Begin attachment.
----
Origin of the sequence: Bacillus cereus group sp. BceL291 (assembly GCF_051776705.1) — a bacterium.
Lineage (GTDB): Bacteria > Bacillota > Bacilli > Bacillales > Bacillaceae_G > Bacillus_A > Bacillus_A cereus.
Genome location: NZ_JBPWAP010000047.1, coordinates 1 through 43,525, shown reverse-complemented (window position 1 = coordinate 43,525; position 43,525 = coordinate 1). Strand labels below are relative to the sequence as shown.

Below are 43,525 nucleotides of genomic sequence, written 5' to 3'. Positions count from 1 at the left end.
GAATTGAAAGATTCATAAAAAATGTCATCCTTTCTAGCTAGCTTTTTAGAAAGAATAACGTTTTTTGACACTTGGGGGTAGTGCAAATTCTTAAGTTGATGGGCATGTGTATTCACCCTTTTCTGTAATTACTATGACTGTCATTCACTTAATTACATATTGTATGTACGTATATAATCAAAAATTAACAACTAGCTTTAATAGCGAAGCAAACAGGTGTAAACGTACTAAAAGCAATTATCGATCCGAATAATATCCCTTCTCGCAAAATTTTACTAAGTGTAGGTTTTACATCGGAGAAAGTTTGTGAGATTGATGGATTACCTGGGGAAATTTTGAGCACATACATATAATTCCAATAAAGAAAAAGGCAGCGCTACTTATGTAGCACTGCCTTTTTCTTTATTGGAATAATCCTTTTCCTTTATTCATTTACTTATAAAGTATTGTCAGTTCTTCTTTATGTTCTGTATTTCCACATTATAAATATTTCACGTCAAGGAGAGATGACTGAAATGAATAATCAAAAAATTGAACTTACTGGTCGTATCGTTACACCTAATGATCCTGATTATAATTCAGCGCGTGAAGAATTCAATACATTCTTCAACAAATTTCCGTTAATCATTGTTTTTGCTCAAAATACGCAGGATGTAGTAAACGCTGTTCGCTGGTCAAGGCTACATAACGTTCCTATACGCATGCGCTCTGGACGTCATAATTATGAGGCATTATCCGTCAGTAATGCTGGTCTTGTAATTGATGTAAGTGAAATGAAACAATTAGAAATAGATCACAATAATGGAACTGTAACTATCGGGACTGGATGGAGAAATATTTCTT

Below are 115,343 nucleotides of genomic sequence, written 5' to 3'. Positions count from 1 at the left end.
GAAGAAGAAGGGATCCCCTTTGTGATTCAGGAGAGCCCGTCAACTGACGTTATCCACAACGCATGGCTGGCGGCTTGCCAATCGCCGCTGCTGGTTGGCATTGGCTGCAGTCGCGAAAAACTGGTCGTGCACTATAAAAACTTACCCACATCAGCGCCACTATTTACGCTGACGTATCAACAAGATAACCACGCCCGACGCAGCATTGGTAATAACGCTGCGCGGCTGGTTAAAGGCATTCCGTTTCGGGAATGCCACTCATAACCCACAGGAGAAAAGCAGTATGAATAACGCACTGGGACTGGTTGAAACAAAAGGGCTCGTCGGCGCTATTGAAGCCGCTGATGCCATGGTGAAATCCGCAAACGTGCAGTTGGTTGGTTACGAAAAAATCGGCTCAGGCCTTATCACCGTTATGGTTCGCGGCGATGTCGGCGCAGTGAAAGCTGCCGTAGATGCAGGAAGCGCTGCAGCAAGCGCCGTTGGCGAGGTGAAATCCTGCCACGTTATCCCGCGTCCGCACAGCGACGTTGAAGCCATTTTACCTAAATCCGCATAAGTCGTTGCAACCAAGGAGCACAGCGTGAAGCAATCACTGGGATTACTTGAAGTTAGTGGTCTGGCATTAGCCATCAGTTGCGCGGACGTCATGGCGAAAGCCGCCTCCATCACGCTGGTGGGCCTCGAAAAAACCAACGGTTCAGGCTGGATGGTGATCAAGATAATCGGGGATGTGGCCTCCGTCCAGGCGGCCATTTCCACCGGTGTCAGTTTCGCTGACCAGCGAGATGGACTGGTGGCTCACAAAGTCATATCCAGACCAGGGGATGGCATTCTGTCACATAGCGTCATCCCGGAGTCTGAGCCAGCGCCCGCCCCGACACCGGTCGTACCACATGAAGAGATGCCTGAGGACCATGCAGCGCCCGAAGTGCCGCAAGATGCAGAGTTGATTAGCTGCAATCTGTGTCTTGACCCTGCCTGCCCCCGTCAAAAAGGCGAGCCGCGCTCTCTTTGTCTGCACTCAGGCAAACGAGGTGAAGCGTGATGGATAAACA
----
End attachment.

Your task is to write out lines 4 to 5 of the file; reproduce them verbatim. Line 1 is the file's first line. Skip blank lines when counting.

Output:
Below are 43,525 nucleotides of genomic sequence, written 5' to 3'. Positions count from 1 at the left end.
GAATTGAAAGATTCATAAAAAATGTCATCCTTTCTAGCTAGCTTTTTAGAAAGAATAACGTTTTTTGACACTTGGGGGTAGTGCAAATTCTTAAGTTGATGGGCATGTGTATTCACCCTTTTCTGTAATTACTATGACTGTCATTCACTTAATTACATATTGTATGTACGTATATAATCAAAAATTAACAACTAGCTTTAATAGCGAAGCAAACAGGTGTAAACGTACTAAAAGCAATTATCGATCCGAATAATATCCCTTCTCGCAAAATTTTACTAAGTGTAGGTTTTACATCGGAGAAAGTTTGTGAGATTGATGGATTACCTGGGGAAATTTTGAGCACATACATATAATTCCAATAAAGAAAAAGGCAGCGCTACTTATGTAGCACTGCCTTTTTCTTTATTGGAATAATCCTTTTCCTTTATTCATTTACTTATAAAGTATTGTCAGTTCTTCTTTATGTTCTGTATTTCCACATTATAAATATTTCACGTCAAGGAGAGATGACTGAAATGAATAATCAAAAAATTGAACTTACTGGTCGTATCGTTACACCTAATGATCCTGATTATAATTCAGCGCGTGAAGAATTCAATACATTCTTCAACAAATTTCCGTTAATCATTGTTTTTGCTCAAAATACGCAGGATGTAGTAAACGCTGTTCGCTGGTCAAGGCTACATAACGTTCCTATACGCATGCGCTCTGGACGTCATAATTATGAGGCATTATCCGTCAGTAATGCTGGTCTTGTAATTGATGTAAGTGAAATGAAACAATTAGAAATAGATCACAATAATGGAACTGTAACTATCGGGACTGGATGGAGAAATATTTCTT